Freedom from Addictions - Part 3

For some people it's difficult to imagine life without sin. Somehow they've grown to associate the words "sin" and "fun" as mutually dependent.

Their assumption is that if you take away the booze, sex or gossip, what's the point?

If I don't smoke, chew or go with girls that do, won't life get a little boring?  How long are we really supposed to play golden harps in the clouds?

I've been actively involved in jail ministry for years, and over and over again inmates look skeptically on as I tell them that I truly enjoy my life. And that addictions aren't a part of it.

The irony is that they're the ones sitting in jail precisely because of their addictions, still clinging to the idea that the supposed "fun" they have sinning is worth any price ­ -- their family, their job, their reputation, or even the next five to 15 years of their lives.

In the previous two posts, I've discussed the importance of calling upon God for help and of being willing to turn away from sinful habits even if it means making significant lifestyle changes. The last key to experiencing freedom from addiction is simple:

You have to find something better to do than continue in your old way of life.

The Bible says it clearly enough: "You were taught, with regard to your former way of life, to put off your old self, which is being corrupted by its deceitful desires; to be made new in the attitude of your minds; and to put on the new self, created to be like God in true righteousness and holiness." (Ephesians 4:22-24)

What will replace the hours and energy you spent on your habits? What will fill the longings in your heart that used to be band-aided by drinking, or pills, or porn, or whatever it may have been?

1. Choose to enjoy life without your addiction. I was recently talking to a 30-something friend who told me, sadly, that he'd never been to a parade. "What?" I asked. "Not even one?" He said he hadn't, and not the zoo either. In fact, he said he'd never traveled more than 40 miles from where he was born. He said he was always worried about the next high, or the next drug sale, and so he never had time to travel or enjoy the simple pleasures of life. Imagine! And this guy has four children. Positive replacement means choosing to do other things ­ good things ­ with your family, friends and neighbors. It means enjoying life.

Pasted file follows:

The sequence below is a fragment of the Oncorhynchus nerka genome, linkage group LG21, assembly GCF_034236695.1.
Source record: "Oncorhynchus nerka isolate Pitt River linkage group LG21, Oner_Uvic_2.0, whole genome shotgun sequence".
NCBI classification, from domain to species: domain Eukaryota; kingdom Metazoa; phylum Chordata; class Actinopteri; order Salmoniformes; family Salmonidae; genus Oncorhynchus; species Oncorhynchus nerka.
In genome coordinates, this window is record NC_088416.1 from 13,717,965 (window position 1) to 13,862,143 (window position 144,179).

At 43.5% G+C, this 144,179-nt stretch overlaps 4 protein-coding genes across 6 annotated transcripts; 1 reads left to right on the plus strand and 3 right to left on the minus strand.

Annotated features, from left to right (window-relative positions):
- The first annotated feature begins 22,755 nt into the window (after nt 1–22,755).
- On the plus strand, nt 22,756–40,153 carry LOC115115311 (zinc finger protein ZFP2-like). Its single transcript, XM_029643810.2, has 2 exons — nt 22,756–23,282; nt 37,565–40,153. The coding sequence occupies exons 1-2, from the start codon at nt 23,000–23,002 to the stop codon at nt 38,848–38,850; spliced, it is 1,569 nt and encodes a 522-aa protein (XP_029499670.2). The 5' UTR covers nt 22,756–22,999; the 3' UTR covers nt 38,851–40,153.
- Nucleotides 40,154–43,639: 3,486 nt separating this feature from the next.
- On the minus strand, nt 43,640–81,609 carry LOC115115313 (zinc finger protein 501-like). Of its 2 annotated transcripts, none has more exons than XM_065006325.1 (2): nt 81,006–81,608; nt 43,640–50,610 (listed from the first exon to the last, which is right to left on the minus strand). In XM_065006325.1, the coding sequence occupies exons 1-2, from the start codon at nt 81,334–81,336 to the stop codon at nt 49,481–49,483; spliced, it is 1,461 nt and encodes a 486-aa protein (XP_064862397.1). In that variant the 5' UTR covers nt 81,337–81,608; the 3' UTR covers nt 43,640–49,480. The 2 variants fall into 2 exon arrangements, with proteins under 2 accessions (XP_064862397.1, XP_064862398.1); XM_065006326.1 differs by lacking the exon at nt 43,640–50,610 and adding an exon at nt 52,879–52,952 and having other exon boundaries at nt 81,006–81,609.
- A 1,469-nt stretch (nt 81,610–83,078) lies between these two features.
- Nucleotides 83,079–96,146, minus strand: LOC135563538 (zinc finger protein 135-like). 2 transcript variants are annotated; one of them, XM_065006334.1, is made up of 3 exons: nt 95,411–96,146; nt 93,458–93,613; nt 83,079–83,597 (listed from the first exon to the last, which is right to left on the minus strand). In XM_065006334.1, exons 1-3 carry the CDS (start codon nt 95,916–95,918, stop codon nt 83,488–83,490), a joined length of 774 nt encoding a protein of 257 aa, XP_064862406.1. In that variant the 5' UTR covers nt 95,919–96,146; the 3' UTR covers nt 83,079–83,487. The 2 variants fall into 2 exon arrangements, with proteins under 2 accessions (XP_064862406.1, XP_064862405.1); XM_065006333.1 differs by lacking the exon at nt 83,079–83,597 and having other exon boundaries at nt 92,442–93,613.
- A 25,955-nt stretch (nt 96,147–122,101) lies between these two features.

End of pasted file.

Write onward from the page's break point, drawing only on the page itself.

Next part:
2. Choose to love God instead of your addiction.
We devote ourselves to the things we love. If you are a workaholic, alcoholic, or any other "holic," offer yourself to God. Perhaps Jesus' instruction to "love the Lord your God with all your heart, soul, mind and strength" would be a good theme verse for addicts. Get to know God personally. Let him be your passion.

3. Choose to fill your life with meaning beyond self-pleasure. I met one broken young man, probably about 14, who told me that his mother loved the bottle more than she loved him. Even worse, she actually verbalized that. If we are to break the bondage of addiction, we must look past ourselves. We have to love others. No addiction is worth hurting yourself, your family, or anyone for that matter. Start to do good things for those around you. Loving others is the key to personal freedom. The moment we stop living for our own pleasure, we find real joy.

God wants you to be free from your addictions. His power can break the chains of habit and release you into a new life of joy, fulfillment and productivity. So, what steps do you need to take to break your bondage?

Will you begin to change today?

Dan originally wrote this article for publication in the Marco Island Sun Times.


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